08 July, 2011
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Healthy eating is simple. Enjoy a variety of nutrient-dense foods from all of the food groups, says the Academy of Nutrition and Dietetics. A simple way to ensure a diverse, nutritious diet is to use the U.S. Department of Agriculture MyPlate graphic. Mentally divide your plate into quarters. Fill one quarter with lean protein, one quarter with whole-grain carbohydrates and the remaining half with produce. Drink a glass of low-fat milk too. Plan ahead so that you'll make good choices at breakfast, lunch and dinner all week.
Because Monday is the start of the work and school week, a person should keep meals simple to stay on track. For breakfast, whole-grain cereal with low-fat milk and a banana is a great choice. For lunch, a person should consider a turkey sandwich on whole-wheat bread with an apple, carrot sticks and low-fat yogurt. For dinner, chicken stir-fry made with low-sodium soy sauce and frozen vegetables served with brown rice is a healthy option.
Buy fresh fruits in season because they will be less expensive and more flavorful. For breakfast, eating a whole-wheat bagel with low-fat cream cheese and orange juice will give anyone energy for his day. For lunch, vegetable soup with whole-grain crackers and low-fat cheese with grapes will make him feel good about his choice. For dinner, whole-wheat pasta with turkey meatballs and a tossed salad with low-fat salad dressing is a fantastic way to reward himself for eating well.
If the ingredients of an item are difficult to pronounce, the food item may not be a healthy choice, says RD411.com. For breakfast, low-fat cottage cheese with sliced peaches and whole-wheat toast with margarine is a healthy start to the day. For lunch, vegetable pizza from the local pizzeria with fresh fruit salad, may be a flavorful alternative to what someone may be accustomed. For dinner, grilled salmon with roasted potatoes and roasted brussel sprouts will change anyone's mind about leafy green veggies.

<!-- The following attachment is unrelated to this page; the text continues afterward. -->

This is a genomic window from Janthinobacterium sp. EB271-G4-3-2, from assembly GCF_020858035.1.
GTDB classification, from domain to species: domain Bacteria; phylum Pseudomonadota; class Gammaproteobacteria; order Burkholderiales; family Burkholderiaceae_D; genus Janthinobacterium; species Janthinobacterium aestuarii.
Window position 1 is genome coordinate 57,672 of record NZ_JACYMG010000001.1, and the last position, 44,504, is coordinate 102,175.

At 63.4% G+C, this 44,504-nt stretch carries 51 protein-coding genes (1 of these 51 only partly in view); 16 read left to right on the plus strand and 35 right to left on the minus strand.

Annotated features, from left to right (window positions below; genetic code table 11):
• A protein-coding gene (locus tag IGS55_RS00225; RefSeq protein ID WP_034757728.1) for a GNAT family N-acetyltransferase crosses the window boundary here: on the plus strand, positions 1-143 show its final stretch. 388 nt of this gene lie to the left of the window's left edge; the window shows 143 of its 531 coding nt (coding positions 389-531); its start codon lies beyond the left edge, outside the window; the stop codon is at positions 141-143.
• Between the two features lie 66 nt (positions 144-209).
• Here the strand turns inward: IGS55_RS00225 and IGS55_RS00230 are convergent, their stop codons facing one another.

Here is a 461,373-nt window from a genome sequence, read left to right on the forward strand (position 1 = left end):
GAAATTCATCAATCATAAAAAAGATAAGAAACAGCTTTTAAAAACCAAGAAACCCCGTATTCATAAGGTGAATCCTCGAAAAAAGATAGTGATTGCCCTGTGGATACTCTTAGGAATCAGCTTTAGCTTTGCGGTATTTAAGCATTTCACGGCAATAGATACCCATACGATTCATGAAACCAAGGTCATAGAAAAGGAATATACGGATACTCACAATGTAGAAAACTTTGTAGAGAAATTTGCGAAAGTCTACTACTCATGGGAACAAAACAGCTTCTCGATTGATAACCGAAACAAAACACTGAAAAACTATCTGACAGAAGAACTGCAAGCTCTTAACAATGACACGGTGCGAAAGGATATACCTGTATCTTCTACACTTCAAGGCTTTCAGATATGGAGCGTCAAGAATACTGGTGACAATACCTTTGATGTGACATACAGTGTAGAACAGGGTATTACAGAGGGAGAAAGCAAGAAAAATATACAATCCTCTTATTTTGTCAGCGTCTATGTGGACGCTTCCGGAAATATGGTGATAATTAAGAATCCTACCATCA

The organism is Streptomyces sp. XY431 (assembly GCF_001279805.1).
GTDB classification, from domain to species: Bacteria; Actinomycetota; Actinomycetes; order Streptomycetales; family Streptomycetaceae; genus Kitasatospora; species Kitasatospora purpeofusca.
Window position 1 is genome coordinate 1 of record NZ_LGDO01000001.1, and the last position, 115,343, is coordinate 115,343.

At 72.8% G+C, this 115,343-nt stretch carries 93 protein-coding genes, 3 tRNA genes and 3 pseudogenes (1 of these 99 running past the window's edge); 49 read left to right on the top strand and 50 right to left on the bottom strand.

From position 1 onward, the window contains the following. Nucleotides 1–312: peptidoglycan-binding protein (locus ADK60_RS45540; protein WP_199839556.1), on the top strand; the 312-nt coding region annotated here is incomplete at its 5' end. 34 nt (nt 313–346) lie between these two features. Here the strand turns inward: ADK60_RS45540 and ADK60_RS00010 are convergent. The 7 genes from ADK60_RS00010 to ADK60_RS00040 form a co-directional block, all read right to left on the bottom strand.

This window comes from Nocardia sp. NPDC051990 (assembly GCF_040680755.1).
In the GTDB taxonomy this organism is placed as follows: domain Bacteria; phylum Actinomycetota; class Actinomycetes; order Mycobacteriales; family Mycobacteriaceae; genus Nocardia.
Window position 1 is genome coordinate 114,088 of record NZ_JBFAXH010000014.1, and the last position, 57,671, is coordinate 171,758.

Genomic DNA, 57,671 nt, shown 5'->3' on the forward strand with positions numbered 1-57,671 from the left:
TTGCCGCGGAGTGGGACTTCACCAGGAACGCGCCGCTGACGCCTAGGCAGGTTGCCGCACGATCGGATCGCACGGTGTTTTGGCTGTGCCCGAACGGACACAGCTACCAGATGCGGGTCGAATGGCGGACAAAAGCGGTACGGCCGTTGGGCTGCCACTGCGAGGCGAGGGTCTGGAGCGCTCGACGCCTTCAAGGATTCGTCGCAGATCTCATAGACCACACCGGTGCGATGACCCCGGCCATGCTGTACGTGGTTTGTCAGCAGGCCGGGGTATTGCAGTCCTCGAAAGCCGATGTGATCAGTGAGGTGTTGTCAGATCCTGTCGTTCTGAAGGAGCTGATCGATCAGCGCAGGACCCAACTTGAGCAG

Frozen vegetables are a great substitute for fresh and they heat up quickly in the microwave. For breakfast, oatmeal with raisins, pecans and brown sugar with low-fat milk is a fiber- and iron-rich alternative to sugary cereal. For lunch, a whole-wheat pita with hummus, lettuce and tomato, low-fat yogurt and fresh strawberries are healthy choices. For dinner, meatloaf made with lean ground beef, green beans and mashed sweet potatoes is a tasty take on this American classic.
The Academy of Nutrition and Dietetics says a person should shop the four corners of the grocery store: produce aisle for fruits and vegetables, bakery for whole grains, meat department for lean proteins and dairy case for low-fat milk. For breakfast, a boiled egg with two slices of whole-wheat toast and a glass of low-fat milk will start anyone out on the right foot. For lunch, a person should try a tuna sandwich made with low-fat mayonnaise on whole-wheat bread, topped with sliced cucumbers, and a fresh apple. For dinner, a bean burrito on a whole-wheat tortilla with low-fat cheddar cheese and salsa, brown rice, and a tossed salad with low-fat salad dressing is a delicious way to end the day.
Lean cuts of beef include top loin, top sirloin, round steaks and roasts and chuck shoulder. For breakfast, whole-wheat pancakes with real maple syrup, sliced bananas and low-fat milk is tasty treat. For lunch, grilled chicken salad with dried cranberries, walnuts and low-fat salad dressing, whole-wheat pita bread and low-fat yogurt is protein- and antioxidant-packed. For dinner, grilled top sirloin, corn on the cob, roasted bell peppers and baked french fries is a satisfying meal.
A person should eat in moderation what he likes from all the food groups and not overdo it on any one food, says RD411.com. For brunch, an omelet with ham and cheese, fresh cantaloupe, fresh strawberries, fresh blueberries, whole-wheat English muffin and hash browns is a buffet that won't leave a person wanting. For dinner, chicken parmesan with whole-wheat spaghetti and steamed broccoli is a great way to end the week.
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